Respondent contends that the 1993 Plat Map, the 1996 Zoning Map, and the GIS printout entitled “Current Zoning Map” constitutes competent, material, and substantial evidence that the current zoning line on Petitioner’s property runs 150 feet parallel from the centerline of Highway 28. Although testimony concerning the 1996 Zoning Map tended to support the location of the zoning line at 150 feet, but the 1996 Zoning Map is not in the record on appeal.  The court found it was Respondent’s responsibility to present evidence that Petitioner’s commercial use of his storage building was in violation of Respondent’s zoning ordinance when the notice of violation was issued on 19 August 2009. Because the burden of proof was inappropriately placed on Petitioner to establish the location of the zoning line when he began his nonconforming use, the Court of Appeals held that the Superior Court’s order must be vacated.

The absence of the zoning map also impacted the Petitioner’s nonconforming use claim. The court found that in circumstances in which a town fails to comply with its obligations under local ordinances and state law by failing to keep official zoning maps on record for public inspection, the appropriate remedy is to place the burden back on the town to establish the location and classification of zoning districts when the landowner began his or her nonconforming use. Accordingly, the Superior Court’s order was vacated and this matter was remanded to the Superior Court with instructions to order further proceedings before the BOA.

Shearl v Town of Highlands, 762 S.E. 2d 877 (NC App. 9/2/2014)

The opinion can be accessed at:

Showtime Entertainment, LLC (“Showtime”), owner of a lot within the town’s adult-entertainment overlay district brought action against town and two members of town’s board, alleging, inter alia, that zoning bylaws relating to size, height, and operating hours of adult-entertainment establishments, as well as ban on sale and consumption of alcohol at such establishments, constituted impermissible prior restraint on freedom of expression. After the court determined that bylaws’ special-permitting requirement was an impermissible prior restraint and granted owner’s first motion for summary judgment, the parties moved and cross-moved for partial summary judgment on remaining counts of complaint. The United States District Court for the District of Massachusetts, entered summary judgment in favor of town, and Showtime appealed.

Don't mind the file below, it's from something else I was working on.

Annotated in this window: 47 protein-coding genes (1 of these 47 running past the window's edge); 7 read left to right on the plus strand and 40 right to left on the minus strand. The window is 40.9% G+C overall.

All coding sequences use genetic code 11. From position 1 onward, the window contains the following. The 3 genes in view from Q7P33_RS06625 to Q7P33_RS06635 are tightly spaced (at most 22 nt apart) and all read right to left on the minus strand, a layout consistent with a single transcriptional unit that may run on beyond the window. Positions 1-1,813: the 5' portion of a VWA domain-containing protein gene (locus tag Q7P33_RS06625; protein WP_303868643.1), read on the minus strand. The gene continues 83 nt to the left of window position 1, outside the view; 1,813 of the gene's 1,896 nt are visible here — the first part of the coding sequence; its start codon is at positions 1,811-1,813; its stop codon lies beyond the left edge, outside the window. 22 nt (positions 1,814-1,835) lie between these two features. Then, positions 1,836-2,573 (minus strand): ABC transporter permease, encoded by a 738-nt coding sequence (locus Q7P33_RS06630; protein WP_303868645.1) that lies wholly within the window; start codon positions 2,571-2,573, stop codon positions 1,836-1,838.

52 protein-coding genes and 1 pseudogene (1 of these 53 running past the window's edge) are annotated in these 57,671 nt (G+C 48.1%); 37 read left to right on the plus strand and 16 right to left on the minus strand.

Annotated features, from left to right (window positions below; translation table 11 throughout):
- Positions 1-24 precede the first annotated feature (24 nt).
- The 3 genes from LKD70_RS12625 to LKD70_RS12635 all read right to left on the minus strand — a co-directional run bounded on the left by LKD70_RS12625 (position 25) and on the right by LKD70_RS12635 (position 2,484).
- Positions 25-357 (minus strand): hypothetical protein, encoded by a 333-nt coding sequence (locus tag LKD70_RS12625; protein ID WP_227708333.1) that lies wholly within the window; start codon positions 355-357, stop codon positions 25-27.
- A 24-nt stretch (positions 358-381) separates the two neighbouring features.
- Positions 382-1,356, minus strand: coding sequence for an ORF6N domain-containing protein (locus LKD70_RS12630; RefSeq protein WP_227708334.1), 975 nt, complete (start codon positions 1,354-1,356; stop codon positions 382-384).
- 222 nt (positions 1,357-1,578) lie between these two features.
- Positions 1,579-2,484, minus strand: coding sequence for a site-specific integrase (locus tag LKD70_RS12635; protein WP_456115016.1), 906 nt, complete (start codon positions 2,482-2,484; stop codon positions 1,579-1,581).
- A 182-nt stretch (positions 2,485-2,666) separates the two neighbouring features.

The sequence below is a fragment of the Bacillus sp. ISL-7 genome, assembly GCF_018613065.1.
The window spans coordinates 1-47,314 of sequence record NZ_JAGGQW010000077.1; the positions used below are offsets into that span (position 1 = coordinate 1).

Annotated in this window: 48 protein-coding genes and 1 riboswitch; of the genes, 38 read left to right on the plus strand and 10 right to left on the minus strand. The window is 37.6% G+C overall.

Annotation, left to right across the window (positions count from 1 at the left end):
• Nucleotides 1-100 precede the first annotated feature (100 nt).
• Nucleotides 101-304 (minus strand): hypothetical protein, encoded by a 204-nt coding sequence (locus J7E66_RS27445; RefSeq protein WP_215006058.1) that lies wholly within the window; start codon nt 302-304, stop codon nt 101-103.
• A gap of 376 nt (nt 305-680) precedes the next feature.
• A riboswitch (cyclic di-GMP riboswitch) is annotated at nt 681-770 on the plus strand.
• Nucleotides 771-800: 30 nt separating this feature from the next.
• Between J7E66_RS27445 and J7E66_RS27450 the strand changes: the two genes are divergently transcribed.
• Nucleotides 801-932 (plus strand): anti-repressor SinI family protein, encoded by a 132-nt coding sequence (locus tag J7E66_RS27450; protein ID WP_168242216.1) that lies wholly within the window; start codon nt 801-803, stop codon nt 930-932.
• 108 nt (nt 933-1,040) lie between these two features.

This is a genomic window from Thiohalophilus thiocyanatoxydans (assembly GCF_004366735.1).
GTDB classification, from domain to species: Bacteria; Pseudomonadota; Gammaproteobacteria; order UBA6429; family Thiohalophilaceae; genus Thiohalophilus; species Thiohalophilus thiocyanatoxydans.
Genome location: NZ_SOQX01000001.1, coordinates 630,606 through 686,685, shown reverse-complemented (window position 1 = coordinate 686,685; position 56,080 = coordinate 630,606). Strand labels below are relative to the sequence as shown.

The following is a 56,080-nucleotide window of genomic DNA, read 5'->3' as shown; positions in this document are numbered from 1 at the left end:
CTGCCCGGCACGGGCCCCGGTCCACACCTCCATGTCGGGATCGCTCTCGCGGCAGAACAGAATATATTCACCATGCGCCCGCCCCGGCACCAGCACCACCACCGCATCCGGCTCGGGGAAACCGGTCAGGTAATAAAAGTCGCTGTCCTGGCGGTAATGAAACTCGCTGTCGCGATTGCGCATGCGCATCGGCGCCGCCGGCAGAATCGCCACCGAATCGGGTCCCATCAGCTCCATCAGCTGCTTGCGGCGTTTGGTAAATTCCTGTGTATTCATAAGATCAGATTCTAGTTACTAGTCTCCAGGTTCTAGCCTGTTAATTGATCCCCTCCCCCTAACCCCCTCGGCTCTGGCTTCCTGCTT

The court first addressed what level of scrutiny to apply and, recognizing that the zoning bylaws’ express terms set forth content-neutral purposes, proceeded in the application of intermediate scrutiny while withholding judgment as to the bylaws’ true content neutrality. The court then noted that while the First Amendment imposes not an ‘underinclusiveness’ limitation but a ‘content discrimination’ limitation upon a State’s prohibition of proscribable speech, it pays attention to underinclusiveness where it reveals significant doubts that the government indeed has a substantial interest that is furthered by its proffered purpose. Here, the two purposes of the bylaws: (1) maintaining the rural aesthetics of Mendon as a small town; and (2) avoiding traffic congestion, particularly on days when school is in session were found to be patently underinclusive, and thus, insufficient to support Mendon’s claim that it has regulated adult-entertainment businesses only out of a substantial interest in curbing the secondary effects of such businesses.

Under intermediate scrutiny, Mendon was required to show that its interest in crime deterrence is substantial, and that its restriction on expressive activity is narrowly tailored to advance that interest without at the same time banning or significantly restricting a substantial quantity of speech that does not create the evils the city seeks to eliminate.  The First Circuit therefore reversed the grant of summary judgment in favor of Mendon as it related to the bylaws regarding the size, height, and operating hours of adult-entertainment businesses, and remanded this claim to the district court for entry of summary judgment in favor of Showtime.  The court certified to the SJC the questions of whether there was a countervailing State interest, and if so, whether the ban was adequately tailored.

Showtime Entertainment, LLC v Town of Mendon, 2014 WL 5028046 (1st Cir. Ct App. 10/8/2014)

The opinion can be accessed at: